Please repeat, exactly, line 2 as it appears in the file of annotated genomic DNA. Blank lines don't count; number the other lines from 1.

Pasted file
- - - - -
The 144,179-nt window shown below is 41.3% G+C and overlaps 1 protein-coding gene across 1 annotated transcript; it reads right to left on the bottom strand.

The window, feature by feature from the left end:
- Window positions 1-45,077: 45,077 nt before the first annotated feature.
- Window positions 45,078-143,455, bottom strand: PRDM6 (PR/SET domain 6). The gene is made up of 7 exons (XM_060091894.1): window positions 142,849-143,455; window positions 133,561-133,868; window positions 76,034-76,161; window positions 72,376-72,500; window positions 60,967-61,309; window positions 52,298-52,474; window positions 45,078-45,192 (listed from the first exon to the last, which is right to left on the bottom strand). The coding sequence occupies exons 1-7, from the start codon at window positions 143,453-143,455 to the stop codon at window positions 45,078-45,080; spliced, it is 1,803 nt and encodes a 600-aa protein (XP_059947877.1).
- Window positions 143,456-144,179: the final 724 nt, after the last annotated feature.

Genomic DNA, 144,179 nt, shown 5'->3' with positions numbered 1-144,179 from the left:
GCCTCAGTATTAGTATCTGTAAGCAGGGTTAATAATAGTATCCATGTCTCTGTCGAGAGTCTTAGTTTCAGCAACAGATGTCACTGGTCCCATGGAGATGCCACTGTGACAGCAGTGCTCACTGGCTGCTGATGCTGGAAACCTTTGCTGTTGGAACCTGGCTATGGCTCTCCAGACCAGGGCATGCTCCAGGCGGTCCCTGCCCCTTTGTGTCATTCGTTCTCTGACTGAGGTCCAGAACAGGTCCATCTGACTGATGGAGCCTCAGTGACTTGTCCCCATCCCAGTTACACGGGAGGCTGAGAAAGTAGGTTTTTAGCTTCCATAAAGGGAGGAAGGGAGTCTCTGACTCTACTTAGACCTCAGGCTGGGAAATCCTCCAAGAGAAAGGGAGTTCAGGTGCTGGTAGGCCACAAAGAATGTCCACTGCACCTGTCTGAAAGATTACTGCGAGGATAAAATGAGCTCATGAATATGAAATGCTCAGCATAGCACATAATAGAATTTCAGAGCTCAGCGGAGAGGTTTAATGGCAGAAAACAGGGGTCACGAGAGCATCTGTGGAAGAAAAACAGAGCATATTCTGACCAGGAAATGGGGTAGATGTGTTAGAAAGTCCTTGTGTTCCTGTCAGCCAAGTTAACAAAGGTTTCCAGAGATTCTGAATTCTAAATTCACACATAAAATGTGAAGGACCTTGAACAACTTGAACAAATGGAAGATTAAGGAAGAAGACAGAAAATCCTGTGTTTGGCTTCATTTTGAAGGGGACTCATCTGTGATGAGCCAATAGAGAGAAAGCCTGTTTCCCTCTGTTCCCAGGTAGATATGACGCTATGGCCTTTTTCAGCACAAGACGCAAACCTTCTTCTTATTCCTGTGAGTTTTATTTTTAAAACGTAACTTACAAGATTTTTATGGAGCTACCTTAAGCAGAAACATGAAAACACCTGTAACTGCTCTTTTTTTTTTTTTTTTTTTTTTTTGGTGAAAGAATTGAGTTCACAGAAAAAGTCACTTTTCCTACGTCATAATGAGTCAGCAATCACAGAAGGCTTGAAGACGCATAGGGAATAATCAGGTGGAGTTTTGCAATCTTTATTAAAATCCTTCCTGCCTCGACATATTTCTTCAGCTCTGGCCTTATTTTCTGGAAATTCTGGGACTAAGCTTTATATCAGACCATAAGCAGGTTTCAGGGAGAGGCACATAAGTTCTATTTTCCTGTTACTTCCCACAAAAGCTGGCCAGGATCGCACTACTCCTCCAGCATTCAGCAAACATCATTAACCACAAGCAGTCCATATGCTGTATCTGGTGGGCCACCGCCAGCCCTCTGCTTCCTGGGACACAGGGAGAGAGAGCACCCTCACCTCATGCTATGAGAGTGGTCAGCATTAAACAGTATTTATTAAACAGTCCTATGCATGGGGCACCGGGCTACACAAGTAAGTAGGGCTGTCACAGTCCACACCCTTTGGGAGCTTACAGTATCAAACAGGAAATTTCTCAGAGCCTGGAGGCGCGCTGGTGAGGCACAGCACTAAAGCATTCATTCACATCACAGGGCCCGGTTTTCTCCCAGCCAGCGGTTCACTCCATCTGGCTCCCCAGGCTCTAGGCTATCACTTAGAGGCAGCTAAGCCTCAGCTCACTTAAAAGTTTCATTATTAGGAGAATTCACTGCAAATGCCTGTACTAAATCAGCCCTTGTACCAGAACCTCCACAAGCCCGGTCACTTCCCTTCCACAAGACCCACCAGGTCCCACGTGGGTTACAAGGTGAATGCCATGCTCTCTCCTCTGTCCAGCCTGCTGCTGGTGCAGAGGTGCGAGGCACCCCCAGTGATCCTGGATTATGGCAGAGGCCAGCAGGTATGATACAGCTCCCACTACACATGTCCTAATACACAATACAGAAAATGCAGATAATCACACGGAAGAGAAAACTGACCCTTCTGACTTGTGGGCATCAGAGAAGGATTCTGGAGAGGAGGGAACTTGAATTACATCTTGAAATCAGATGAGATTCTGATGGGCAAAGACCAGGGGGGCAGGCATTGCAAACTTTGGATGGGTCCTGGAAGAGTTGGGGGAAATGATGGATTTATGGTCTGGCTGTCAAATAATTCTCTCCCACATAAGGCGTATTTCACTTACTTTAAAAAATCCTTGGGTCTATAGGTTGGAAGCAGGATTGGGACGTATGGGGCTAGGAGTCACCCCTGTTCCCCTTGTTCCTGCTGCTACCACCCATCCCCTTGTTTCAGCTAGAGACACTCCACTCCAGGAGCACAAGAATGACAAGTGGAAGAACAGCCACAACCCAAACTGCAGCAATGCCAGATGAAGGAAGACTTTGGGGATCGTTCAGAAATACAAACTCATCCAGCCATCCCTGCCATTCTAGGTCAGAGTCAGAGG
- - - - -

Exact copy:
The window, feature by feature from the left end: